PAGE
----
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The Sun Also Rises – Ernest Hemingway

On my honeymoon in 2009 I asked the store clerk at the Hemingway house on Key West: “what’s a good book to start with?”. She recommended The Sun also Rises.

The Sun also Rises – Ernest Hemingway (1926) – 222 pages

And I understand why. Because this novel is probably the most accessible summary of the typical Hemingway writing style. Very much set in the 1920s — yet timeless — it is a story about classic themes such as friendship, love, morality and searching for meaning, told through sparse dialogue and with minimal background. And where the main characters drink, a lot. A whole lot.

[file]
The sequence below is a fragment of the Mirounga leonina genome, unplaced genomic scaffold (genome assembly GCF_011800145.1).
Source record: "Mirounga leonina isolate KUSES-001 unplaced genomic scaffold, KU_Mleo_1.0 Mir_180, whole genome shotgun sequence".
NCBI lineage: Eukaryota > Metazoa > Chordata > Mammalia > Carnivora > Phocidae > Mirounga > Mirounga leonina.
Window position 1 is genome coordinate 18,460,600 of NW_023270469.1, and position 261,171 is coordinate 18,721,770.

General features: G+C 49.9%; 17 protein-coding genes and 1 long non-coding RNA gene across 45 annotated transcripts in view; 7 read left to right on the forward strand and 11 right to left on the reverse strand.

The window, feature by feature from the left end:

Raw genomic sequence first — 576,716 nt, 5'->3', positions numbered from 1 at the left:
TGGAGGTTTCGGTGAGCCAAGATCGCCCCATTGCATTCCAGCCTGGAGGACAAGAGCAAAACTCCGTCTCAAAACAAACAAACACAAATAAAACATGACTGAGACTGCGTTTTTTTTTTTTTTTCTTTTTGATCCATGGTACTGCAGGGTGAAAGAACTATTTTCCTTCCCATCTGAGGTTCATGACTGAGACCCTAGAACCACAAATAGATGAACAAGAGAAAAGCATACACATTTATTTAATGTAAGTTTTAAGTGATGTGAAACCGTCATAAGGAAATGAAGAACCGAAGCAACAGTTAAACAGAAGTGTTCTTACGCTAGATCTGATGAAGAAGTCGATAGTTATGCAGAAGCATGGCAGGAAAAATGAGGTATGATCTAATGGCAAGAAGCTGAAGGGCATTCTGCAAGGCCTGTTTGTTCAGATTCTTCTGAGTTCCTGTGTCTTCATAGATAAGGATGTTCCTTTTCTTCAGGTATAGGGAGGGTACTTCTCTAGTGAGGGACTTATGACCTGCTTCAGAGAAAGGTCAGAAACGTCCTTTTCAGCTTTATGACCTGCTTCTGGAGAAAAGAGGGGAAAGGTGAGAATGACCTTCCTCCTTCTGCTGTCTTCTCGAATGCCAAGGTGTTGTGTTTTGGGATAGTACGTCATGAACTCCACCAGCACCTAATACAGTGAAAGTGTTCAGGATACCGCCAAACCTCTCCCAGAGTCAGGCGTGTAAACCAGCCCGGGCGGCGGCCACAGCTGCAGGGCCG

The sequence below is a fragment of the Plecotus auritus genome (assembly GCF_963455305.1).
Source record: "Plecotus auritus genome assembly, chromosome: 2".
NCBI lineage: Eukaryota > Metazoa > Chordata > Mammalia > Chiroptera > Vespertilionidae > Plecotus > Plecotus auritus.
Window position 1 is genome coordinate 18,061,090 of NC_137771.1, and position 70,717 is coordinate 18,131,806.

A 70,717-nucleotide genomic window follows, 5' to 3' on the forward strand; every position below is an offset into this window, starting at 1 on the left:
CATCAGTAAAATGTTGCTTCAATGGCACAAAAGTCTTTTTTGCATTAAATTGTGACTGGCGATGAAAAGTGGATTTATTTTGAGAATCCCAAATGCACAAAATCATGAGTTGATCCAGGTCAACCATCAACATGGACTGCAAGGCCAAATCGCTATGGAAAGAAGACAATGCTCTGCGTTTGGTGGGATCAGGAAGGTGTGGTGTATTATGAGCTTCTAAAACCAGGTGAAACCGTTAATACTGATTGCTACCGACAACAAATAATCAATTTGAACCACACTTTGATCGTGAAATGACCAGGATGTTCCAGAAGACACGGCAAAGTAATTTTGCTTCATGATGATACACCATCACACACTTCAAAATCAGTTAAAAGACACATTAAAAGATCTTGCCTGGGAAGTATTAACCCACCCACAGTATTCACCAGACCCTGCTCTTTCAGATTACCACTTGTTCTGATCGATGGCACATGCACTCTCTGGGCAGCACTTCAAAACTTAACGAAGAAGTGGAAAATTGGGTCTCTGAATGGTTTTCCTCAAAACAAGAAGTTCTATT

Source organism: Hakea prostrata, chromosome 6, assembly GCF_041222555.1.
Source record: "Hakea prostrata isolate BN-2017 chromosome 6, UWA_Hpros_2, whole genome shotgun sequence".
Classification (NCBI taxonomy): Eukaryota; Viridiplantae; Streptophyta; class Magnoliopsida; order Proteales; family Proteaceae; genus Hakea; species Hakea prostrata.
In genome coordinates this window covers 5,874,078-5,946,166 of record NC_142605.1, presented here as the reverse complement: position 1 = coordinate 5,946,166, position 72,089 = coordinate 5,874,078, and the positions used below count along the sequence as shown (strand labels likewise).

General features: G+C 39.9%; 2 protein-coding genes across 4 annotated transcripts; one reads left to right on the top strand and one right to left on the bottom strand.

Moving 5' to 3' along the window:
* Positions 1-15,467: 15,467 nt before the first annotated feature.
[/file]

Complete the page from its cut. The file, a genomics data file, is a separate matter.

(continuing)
At the surface this book is, at most, an enjoyable adventure about a group of restless friends, who do a bit of travelling and go to see the bullfights. But when you dig a bit deeper: a lot more is going on. Which underscores the iceberg theory for which Hemingway is famous. There are many sources where you can read about what Hemingway supposedly meant. And while these can be a welcome addition to reading, I am sceptical about too much analysis. Sometimes maybe it just is what it is. Either way, one of the features of great art is that there is no definitive meaning and it is what it is to you.

I read a book about flawed and memorable characters fleeing and navigating through the complexities of life and love. And they drank. A lot.

Also published on Medium.

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